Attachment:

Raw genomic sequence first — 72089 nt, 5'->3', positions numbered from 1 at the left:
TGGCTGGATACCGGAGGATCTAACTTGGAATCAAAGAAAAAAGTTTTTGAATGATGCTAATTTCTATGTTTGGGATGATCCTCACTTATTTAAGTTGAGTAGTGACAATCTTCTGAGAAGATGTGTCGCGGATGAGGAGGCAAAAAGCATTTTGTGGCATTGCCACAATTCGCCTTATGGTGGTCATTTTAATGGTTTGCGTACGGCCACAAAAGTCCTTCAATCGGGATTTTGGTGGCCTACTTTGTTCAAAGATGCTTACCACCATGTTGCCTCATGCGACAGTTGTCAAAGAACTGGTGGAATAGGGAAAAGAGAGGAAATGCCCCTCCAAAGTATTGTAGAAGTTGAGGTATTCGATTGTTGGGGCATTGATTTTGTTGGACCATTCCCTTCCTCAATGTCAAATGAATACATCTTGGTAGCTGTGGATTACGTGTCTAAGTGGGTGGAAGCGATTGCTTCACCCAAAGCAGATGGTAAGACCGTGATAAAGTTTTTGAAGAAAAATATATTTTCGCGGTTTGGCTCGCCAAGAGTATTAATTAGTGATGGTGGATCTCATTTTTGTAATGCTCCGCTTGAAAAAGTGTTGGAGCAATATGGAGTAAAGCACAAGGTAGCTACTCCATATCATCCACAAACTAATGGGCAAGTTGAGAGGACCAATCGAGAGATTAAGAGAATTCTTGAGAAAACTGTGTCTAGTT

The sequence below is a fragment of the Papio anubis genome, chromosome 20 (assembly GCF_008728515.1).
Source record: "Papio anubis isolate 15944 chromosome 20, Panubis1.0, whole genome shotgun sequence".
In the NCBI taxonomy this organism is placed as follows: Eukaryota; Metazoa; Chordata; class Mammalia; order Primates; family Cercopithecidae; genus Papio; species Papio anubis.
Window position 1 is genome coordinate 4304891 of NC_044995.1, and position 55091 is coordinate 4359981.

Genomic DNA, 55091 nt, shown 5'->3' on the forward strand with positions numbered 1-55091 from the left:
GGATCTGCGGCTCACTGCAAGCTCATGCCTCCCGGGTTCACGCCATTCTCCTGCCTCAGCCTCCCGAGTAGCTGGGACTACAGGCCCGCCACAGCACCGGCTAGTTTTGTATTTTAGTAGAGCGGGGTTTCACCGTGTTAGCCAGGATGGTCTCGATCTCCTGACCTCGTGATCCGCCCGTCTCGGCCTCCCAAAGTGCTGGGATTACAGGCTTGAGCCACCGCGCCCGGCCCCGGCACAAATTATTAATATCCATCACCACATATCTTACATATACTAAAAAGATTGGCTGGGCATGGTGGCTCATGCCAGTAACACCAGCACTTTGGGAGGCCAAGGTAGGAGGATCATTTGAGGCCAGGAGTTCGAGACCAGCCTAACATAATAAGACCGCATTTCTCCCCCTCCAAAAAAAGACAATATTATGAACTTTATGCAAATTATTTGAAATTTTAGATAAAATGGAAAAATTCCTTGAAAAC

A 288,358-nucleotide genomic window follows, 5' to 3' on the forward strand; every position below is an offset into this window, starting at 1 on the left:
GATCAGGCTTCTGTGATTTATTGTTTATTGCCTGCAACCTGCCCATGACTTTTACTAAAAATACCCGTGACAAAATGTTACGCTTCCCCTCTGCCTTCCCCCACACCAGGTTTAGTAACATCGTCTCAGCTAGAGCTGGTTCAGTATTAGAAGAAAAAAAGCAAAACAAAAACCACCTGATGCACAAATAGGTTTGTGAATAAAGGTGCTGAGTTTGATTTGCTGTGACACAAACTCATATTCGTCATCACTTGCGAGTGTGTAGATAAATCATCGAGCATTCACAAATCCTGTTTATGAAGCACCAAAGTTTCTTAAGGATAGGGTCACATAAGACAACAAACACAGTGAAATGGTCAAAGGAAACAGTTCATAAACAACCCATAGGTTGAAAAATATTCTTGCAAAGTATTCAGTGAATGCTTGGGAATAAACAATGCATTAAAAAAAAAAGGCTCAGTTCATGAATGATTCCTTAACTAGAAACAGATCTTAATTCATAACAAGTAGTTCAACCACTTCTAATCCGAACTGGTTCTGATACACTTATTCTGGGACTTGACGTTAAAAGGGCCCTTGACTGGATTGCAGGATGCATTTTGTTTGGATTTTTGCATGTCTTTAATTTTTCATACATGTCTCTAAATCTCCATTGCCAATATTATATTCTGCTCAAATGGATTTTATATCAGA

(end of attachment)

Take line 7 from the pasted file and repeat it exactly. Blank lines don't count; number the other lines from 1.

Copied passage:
Genomic DNA, 55091 nt, shown 5'->3' on the forward strand with positions numbered 1-55091 from the left: